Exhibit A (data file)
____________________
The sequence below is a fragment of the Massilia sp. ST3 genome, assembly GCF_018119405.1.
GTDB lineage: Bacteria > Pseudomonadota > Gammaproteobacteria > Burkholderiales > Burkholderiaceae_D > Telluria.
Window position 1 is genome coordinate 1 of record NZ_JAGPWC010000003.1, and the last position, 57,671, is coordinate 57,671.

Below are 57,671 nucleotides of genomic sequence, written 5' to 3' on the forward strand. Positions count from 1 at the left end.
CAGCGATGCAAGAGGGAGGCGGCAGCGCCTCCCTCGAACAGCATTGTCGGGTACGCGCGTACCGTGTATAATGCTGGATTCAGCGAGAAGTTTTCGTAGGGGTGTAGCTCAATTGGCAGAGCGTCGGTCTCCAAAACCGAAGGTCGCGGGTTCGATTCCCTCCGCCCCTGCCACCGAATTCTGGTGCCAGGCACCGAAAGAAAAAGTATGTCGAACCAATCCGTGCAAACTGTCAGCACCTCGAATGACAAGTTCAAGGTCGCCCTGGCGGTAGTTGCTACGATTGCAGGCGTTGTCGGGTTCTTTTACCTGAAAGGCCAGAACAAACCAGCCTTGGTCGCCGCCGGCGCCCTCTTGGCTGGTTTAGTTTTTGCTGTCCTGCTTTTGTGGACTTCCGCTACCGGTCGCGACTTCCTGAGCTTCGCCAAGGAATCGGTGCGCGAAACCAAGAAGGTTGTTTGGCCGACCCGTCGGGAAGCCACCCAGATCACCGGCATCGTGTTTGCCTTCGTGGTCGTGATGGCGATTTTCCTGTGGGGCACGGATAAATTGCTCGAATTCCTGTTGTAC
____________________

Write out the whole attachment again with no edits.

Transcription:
The sequence below is a fragment of the Massilia sp. ST3 genome, assembly GCF_018119405.1.
GTDB lineage: Bacteria > Pseudomonadota > Gammaproteobacteria > Burkholderiales > Burkholderiaceae_D > Telluria.
Window position 1 is genome coordinate 1 of record NZ_JAGPWC010000003.1, and the last position, 57,671, is coordinate 57,671.

Below are 57,671 nucleotides of genomic sequence, written 5' to 3' on the forward strand. Positions count from 1 at the left end.
CAGCGATGCAAGAGGGAGGCGGCAGCGCCTCCCTCGAACAGCATTGTCGGGTACGCGCGTACCGTGTATAATGCTGGATTCAGCGAGAAGTTTTCGTAGGGGTGTAGCTCAATTGGCAGAGCGTCGGTCTCCAAAACCGAAGGTCGCGGGTTCGATTCCCTCCGCCCCTGCCACCGAATTCTGGTGCCAGGCACCGAAAGAAAAAGTATGTCGAACCAATCCGTGCAAACTGTCAGCACCTCGAATGACAAGTTCAAGGTCGCCCTGGCGGTAGTTGCTACGATTGCAGGCGTTGTCGGGTTCTTTTACCTGAAAGGCCAGAACAAACCAGCCTTGGTCGCCGCCGGCGCCCTCTTGGCTGGTTTAGTTTTTGCTGTCCTGCTTTTGTGGACTTCCGCTACCGGTCGCGACTTCCTGAGCTTCGCCAAGGAATCGGTGCGCGAAACCAAGAAGGTTGTTTGGCCGACCCGTCGGGAAGCCACCCAGATCACCGGCATCGTGTTTGCCTTCGTGGTCGTGATGGCGATTTTCCTGTGGGGCACGGATAAATTGCTCGAATTCCTGTTGTAC